This is Going to Upset Some Writers on Dreaming

The often-retold story  story about the ring of snakes and the benzene ring in chemistry may be not so true.

By claiming to have made two major discoveries with the help of dreams . . . Kekule shrewdly avoided sharing credit with deserving foreign colleagues. . . . . In a recent article in the British scientific journal Ambix, Dr. Wotiz and Dr. Susanna F. Rudofsky concluded: ”Psychologists have cited the Kekule dream account in support of their preconceived theories, rather than deducing any important novel theories from it.”

Miniver Cheevy.

Russian Seasonal Dream Rituals

I missed Orthodox Christmas by  a day, but here is an article on Russian Pagan dream practice.

 Here I’ll try to give the “taste” of the authentic Russian tradition of dream work that has very deep roots in pre-Christian culture.  Mainly the Russian tradition tells about highly practical dream incubation and tuning.  The tuning rituals are connected to certain calendar dates and periods all over the year, days of the week, and time of the day.  There is also very rich practice of using ‘magic’ objects and creating special situations for powerful dream incubation. My experience in teaching dream work shows that three days intensive in the nature is not enough to try at least either summer, or winter rituals.

Dr. Taverner and the Dreamer’s World

Not Sherlock Holmes, it's Dr. Taverner

Robert Moss, novelist and noted writing on dreaming, has a series of posts on his blog about Dion Fortune’s Secrets of Dr. Taverner.  Supposedly, the occultist/psychiatrist Dr. Taverner is based on a real doctor whom Fortune knew in the early twentieth century, and the “secrets” are retellings of actual cases.

 In my opinion, she succeeded beyond her ambition. The Taverner stories are both gripping and entertaining, and a valuable source of practical guidance on psychic protection and spiritual cleansing and many other facets of psychic well-being that are missed in our standard approach to healthcare and therapy. In its fictional wrapping, The Secrets of Dr Taverner is a practitioner’s casebook, of the greatest value to subsequent practitioners. It is perhaps the most accessible of all Dion Fortune’s works for the contemporary reader.

I once suggested to Stewart Farrar that he adapt them for television—how perfect for PBS’ Mystery seriesand he agreed that they would work well on “the box.”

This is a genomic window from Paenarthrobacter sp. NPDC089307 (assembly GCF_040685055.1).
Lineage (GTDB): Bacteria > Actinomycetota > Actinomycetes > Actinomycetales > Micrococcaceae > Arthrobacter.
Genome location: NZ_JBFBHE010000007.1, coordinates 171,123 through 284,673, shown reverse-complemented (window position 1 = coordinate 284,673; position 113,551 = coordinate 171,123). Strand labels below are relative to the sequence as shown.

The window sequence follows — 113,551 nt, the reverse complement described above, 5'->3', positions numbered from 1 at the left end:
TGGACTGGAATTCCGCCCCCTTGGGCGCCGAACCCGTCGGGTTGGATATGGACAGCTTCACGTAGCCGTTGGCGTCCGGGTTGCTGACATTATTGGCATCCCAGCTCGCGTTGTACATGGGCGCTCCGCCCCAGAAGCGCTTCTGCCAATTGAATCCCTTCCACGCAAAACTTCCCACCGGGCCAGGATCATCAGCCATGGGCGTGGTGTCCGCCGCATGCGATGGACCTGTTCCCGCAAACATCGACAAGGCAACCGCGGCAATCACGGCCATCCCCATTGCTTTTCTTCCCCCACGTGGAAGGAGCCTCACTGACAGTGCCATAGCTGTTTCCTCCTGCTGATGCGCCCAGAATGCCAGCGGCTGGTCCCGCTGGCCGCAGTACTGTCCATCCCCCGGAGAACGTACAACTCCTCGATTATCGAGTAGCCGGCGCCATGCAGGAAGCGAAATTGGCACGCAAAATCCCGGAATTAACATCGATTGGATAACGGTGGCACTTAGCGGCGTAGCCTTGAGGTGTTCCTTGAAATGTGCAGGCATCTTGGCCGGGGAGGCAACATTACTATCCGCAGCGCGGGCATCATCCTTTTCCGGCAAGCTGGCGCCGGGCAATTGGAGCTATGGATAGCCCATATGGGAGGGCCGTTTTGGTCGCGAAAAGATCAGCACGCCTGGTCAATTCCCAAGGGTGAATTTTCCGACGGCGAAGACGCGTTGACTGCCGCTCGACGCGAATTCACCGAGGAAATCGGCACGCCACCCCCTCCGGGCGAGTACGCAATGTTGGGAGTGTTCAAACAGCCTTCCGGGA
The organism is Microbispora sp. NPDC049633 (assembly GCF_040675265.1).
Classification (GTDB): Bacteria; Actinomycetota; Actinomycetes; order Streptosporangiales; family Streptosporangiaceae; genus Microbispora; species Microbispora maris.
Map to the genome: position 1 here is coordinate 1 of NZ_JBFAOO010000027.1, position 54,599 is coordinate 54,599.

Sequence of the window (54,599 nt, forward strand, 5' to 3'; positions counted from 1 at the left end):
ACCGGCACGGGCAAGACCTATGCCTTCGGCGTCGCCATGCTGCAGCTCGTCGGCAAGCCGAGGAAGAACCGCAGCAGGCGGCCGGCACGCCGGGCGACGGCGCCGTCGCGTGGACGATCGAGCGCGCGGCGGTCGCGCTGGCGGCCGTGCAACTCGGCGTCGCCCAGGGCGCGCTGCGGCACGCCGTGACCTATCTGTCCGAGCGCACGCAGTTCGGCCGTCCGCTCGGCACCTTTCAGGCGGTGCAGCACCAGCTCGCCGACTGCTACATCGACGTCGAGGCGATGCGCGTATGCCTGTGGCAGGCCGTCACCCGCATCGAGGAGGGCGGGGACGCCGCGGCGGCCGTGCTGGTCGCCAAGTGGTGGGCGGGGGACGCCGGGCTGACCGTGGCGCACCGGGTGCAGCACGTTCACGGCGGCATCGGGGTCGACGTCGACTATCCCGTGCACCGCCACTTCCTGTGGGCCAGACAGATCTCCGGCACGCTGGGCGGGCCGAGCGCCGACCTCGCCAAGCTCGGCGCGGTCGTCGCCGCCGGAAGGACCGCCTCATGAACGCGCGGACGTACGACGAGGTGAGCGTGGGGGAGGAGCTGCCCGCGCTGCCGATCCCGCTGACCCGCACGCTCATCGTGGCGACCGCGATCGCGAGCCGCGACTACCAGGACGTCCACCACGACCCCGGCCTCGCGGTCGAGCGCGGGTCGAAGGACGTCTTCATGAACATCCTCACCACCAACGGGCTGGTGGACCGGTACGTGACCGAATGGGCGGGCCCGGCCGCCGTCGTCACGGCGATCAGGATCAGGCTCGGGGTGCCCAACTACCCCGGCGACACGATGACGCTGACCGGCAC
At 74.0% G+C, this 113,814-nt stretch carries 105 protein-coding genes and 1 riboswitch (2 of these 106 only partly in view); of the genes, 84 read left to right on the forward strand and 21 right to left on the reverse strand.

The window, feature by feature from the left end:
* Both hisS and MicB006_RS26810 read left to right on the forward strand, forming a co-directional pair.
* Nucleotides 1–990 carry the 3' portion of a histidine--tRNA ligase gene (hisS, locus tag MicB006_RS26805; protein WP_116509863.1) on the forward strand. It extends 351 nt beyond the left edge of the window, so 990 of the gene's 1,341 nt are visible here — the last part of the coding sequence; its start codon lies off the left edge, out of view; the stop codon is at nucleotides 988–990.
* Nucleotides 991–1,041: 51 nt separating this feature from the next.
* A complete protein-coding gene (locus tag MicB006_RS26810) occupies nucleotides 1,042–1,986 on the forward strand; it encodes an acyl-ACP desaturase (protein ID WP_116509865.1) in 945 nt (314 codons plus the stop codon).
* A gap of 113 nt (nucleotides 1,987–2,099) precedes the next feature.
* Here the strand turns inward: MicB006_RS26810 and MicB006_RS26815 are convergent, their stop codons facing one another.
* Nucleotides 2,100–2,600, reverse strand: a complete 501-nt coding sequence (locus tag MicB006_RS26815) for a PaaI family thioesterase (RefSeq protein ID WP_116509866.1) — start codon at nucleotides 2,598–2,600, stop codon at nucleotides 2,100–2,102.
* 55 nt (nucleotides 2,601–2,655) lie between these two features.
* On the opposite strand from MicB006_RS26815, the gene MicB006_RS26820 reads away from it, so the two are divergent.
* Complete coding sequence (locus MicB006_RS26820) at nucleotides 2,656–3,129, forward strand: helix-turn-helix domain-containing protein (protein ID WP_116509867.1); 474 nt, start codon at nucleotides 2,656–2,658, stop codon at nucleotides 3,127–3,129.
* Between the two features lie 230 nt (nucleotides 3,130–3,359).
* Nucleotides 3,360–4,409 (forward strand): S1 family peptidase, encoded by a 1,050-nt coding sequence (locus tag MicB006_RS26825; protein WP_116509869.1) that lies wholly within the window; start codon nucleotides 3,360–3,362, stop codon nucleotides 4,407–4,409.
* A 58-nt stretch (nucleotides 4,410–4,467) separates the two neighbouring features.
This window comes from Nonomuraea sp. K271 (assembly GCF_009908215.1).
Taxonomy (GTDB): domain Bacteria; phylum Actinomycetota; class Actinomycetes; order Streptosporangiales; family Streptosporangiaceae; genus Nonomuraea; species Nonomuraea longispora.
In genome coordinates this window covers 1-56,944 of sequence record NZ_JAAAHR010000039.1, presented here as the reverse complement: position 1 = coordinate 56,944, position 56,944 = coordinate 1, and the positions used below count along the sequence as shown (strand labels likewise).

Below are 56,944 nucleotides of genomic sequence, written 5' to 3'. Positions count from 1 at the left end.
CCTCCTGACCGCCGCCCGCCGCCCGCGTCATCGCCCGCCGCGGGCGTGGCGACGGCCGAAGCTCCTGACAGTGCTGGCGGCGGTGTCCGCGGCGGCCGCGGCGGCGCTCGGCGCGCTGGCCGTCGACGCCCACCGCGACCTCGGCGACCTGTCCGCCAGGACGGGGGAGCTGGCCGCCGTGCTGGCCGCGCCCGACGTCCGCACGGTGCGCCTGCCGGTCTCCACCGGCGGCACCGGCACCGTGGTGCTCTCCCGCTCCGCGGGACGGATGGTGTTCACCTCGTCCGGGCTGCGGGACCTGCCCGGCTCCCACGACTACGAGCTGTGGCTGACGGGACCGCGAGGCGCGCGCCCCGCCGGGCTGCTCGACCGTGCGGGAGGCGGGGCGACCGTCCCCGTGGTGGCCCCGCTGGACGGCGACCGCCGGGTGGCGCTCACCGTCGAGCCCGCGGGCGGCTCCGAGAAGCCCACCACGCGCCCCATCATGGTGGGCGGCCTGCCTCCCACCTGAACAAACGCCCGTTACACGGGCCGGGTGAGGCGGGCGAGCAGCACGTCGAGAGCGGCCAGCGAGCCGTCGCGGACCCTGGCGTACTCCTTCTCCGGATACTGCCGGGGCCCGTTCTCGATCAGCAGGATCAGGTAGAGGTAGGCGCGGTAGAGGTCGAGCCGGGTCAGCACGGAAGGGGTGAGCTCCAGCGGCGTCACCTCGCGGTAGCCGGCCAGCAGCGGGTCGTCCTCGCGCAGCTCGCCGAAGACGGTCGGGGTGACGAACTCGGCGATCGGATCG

Only, he said, the current leadership of her Society of the Inner Light was very protective of the copyrights. Too bad. Stewart would have brought both his writing talent—which had included dramatic scriptwriting—and a Witch’s experience to the job.

The Unsettling Wisdom of Dreams

As some of my readers know, my oldest sister died in February. She was living in Lithuania, and I had not seen her for two years, although we were in touch by letters and email until just a few days before the end.

In fact, one thing keeping me from working more both on this blog and other writing has been my new part-time job as her executor and trustee of her family trust.

Some time in March (I forgot to write it down), I did dream of her. I pay attention to dreams about the recently deceased. There is a special quality to them. At times they seem to carry a definite message from the Other Side.

I tossed a couple such dreams into “Ghosts,” an essay about my parents that I wrote partly to show my creative-nonfiction students that such work could be sold for money.

The dream about my sister, however, was not as clear-cut as those I summarized in “Ghosts.” In it I was following her across down a sidewalk at a small shopping center, carying my cat Victor in my arms. For some reason, I wanted to show him to her.

Today, as the Brits like to say, I’m gobsmacked. I had it all wrong. I thought the dream was about her, but it was not.

It took a message from a friend in Arizona to enlighten me. Her dog may have terminal cancer, and she was talking about how animals will sometimes tell you when it’s time to go.

Victor had been sick in late December, including a Christmas Day visit to the 24-hour emergency vet. Because we could not leave him at home alone, with the cat-sitter dropping by every other day, we canceled our planned trip to Arizona.

In April, his medical problems returned. With him sprawled on the metal table in the examining room, clearly in pain, M. and I made the tough choice between more treatment and euthanasia.

But not until my Arizona friend wrote to me about her dog did I understand the dream from weeks before. It was not just about my late sister.

A month before the vet gave him the injection, I had already carried him in my arms to the Land of the Dead.